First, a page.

What a load of fun-gi!


During the spring/summer months you will notice different shaped and oddly coloured mushroom-like structures on the bark of trees, on dead wood and on stumps. These are part of a huge, diverse, and often complicated group of Phyla known as The Fungi. They are separate in classification from the other kingdoms: Plants and Animals.

One of the biggest differences between fungi and plants is the presence of tough chiton in the walls of their cells. Unlike plants, they do not photosynthesize (use light as energy), and so like animals, they absorb nutrients from other living organisms.
Fungi perform an essential role in the decomposition of organic matter and have fundamental roles in nutrient cycling and exchange in the environment. Many other organisms also consume their fruiting bodies or mushrooms, including us!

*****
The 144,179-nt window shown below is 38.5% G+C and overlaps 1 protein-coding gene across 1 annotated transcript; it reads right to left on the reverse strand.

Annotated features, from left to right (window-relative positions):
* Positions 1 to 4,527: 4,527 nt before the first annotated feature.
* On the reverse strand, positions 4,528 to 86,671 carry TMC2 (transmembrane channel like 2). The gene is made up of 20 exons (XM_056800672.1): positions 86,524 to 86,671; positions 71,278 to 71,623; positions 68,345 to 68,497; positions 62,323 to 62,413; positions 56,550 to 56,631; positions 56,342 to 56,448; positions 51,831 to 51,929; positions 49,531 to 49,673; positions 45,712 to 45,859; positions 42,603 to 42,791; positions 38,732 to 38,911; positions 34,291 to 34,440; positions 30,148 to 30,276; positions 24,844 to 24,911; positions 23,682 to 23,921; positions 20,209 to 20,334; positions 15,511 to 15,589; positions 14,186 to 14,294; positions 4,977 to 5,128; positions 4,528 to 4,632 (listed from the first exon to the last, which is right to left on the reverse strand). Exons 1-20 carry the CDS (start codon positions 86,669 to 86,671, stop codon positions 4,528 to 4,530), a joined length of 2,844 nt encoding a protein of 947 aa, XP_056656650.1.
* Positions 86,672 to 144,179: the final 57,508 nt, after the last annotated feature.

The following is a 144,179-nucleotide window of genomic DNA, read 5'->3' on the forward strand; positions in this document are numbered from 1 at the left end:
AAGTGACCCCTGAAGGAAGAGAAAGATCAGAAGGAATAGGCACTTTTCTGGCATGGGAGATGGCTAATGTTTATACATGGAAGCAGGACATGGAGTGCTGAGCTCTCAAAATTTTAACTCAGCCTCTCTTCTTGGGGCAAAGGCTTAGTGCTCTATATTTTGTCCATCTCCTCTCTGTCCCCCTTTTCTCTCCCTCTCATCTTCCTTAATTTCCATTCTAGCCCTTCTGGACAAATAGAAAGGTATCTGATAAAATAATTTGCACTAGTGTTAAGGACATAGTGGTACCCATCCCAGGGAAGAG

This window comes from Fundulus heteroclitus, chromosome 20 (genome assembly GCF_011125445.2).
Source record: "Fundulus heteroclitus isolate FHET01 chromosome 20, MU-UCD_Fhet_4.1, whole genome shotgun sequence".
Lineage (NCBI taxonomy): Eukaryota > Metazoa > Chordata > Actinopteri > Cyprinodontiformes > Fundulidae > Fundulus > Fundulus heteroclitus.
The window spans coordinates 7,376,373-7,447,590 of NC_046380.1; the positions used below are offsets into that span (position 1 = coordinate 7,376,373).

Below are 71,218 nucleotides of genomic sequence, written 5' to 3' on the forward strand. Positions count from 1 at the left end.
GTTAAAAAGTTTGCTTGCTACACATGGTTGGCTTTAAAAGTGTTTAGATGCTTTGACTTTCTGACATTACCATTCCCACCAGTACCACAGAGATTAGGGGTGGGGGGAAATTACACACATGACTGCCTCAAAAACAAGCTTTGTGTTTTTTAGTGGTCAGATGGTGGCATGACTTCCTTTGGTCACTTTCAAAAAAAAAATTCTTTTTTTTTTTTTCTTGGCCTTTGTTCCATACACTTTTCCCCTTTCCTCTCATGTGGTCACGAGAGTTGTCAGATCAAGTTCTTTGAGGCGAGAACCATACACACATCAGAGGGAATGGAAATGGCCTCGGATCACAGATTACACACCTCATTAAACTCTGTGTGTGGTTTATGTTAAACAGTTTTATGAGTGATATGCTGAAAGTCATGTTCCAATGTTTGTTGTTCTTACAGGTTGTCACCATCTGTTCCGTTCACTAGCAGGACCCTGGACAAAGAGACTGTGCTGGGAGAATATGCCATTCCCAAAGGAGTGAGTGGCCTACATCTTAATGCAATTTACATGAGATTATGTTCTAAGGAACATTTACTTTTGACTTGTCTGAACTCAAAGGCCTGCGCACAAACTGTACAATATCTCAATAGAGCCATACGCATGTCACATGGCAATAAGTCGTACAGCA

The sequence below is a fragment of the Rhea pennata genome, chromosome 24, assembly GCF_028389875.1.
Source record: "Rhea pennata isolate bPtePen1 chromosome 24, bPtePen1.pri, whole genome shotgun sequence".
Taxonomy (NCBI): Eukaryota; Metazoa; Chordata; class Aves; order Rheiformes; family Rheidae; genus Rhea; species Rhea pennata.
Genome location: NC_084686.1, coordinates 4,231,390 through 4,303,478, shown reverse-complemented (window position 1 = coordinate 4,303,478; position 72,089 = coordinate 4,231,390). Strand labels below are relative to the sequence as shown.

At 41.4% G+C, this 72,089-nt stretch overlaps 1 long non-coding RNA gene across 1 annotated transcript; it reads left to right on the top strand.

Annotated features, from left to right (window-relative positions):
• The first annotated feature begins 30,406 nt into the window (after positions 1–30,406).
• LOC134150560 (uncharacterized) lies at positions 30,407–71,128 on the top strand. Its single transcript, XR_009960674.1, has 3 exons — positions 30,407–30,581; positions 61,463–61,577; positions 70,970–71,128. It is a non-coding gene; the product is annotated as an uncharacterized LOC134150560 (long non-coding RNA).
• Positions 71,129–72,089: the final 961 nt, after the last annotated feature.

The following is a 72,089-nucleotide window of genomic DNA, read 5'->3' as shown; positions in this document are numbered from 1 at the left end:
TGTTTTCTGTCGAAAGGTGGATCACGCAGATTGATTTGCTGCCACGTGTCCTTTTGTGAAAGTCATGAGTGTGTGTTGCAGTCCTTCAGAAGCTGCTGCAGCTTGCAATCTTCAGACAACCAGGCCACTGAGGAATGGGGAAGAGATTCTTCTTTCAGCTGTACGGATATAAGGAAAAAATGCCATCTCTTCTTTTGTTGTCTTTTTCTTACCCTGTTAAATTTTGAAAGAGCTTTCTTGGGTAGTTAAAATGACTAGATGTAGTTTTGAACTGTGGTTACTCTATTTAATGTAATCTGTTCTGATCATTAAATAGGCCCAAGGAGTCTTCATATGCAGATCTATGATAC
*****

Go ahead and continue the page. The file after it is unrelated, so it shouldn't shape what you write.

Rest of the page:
We have an excellent example of one of these fungi, with a huge and fleshy fruiting body, next to the main driveway into Marks and Spencer. This is a Dryads Saddle, Latin name Polyporus squamosus. The part you can see is the fruiting body of the fungus which is filamentous and woven into the decaying stump of this Tilia tree. The fruiting body contains spores which are released in the air for reproduction. The fungi are not mobile so needs to be able to spread its spores over suitable distance.

Although this part of the fungi IS edible, we strongly advise that NO ONE takes nor consumes any fungi from Stockley unless highly experienced in natural food foraging and Fungi identification. As mentioned above there are many different types of Fungi, which often look remarkably similar from species to species. We would suggest sticking to those ones sold in supermarkets for the time being or if you are still keen to get out there and forage please check out some of the online foraging courses available.